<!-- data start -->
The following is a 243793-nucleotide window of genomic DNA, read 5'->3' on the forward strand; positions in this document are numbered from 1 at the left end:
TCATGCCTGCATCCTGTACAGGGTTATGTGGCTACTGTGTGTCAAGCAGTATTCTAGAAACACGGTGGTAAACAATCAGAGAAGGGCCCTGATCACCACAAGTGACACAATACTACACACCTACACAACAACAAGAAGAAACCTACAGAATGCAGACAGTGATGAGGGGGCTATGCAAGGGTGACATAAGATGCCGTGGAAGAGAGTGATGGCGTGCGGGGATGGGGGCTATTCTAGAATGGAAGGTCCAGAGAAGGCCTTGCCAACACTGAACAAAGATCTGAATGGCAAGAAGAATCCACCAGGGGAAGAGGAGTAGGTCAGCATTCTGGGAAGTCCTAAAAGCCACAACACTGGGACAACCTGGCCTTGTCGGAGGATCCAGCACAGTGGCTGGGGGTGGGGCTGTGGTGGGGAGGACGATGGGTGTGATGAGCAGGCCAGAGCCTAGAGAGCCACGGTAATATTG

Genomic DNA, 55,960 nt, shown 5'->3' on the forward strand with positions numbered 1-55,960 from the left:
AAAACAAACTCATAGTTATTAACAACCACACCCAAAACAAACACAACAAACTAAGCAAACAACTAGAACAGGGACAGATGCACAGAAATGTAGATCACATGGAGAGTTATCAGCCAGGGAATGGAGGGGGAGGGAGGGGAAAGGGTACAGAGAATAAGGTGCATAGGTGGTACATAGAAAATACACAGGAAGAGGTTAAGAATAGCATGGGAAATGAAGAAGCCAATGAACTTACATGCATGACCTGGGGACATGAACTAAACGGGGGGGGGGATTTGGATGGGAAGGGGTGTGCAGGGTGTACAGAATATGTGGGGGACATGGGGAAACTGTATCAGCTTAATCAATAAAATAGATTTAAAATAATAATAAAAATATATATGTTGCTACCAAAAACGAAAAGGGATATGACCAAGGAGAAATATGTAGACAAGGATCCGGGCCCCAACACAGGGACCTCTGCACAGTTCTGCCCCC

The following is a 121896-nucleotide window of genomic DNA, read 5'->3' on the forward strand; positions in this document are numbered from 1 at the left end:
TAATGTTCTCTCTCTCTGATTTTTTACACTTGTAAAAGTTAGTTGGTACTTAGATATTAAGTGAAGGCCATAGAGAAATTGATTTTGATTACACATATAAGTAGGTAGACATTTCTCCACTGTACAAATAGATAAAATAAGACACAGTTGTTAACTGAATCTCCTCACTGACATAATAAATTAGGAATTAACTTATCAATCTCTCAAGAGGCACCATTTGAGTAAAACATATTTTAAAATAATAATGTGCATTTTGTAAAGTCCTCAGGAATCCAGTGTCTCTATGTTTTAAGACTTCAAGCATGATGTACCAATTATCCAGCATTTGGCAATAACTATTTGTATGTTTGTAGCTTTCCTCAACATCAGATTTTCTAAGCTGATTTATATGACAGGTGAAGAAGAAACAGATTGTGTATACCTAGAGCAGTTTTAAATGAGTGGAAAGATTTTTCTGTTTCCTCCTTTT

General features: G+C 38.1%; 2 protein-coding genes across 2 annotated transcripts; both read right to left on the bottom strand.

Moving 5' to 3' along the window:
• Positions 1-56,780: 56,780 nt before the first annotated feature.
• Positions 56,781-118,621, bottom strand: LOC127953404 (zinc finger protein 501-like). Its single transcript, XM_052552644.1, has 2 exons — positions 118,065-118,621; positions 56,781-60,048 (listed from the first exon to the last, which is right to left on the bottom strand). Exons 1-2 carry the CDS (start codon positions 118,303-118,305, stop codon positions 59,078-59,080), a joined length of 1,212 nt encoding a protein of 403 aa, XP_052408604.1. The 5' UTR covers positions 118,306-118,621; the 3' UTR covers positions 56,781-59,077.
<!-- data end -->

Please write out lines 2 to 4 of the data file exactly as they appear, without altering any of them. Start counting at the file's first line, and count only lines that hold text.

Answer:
TCATGCCTGCATCCTGTACAGGGTTATGTGGCTACTGTGTGTCAAGCAGTATTCTAGAAACACGGTGGTAAACAATCAGAGAAGGGCCCTGATCACCACAAGTGACACAATACTACACACCTACACAACAACAAGAAGAAACCTACAGAATGCAGACAGTGATGAGGGGGCTATGCAAGGGTGACATAAGATGCCGTGGAAGAGAGTGATGGCGTGCGGGGATGGGGGCTATTCTAGAATGGAAGGTCCAGAGAAGGCCTTGCCAACACTGAACAAAGATCTGAATGGCAAGAAGAATCCACCAGGGGAAGAGGAGTAGGTCAGCATTCTGGGAAGTCCTAAAAGCCACAACACTGGGACAACCTGGCCTTGTCGGAGGATCCAGCACAGTGGCTGGGGGTGGGGCTGTGGTGGGGAGGACGATGGGTGTGATGAGCAGGCCAGAGCCTAGAGAGCCACGGTAATATTG

Genomic DNA, 55,960 nt, shown 5'->3' on the forward strand with positions numbered 1-55,960 from the left:
AAAACAAACTCATAGTTATTAACAACCACACCCAAAACAAACACAACAAACTAAGCAAACAACTAGAACAGGGACAGATGCACAGAAATGTAGATCACATGGAGAGTTATCAGCCAGGGAATGGAGGGGGAGGGAGGGGAAAGGGTACAGAGAATAAGGTGCATAGGTGGTACATAGAAAATACACAGGAAGAGGTTAAGAATAGCATGGGAAATGAAGAAGCCAATGAACTTACATGCATGACCTGGGGACATGAACTAAACGGGGGGGGGGATTTGGATGGGAAGGGGTGTGCAGGGTGTACAGAATATGTGGGGGACATGGGGAAACTGTATCAGCTTAATCAATAAAATAGATTTAAAATAATAATAAAAATATATATGTTGCTACCAAAAACGAAAAGGGATATGACCAAGGAGAAATATGTAGACAAGGATCCGGGCCCCAACACAGGGACCTCTGCACAGTTCTGCCCCC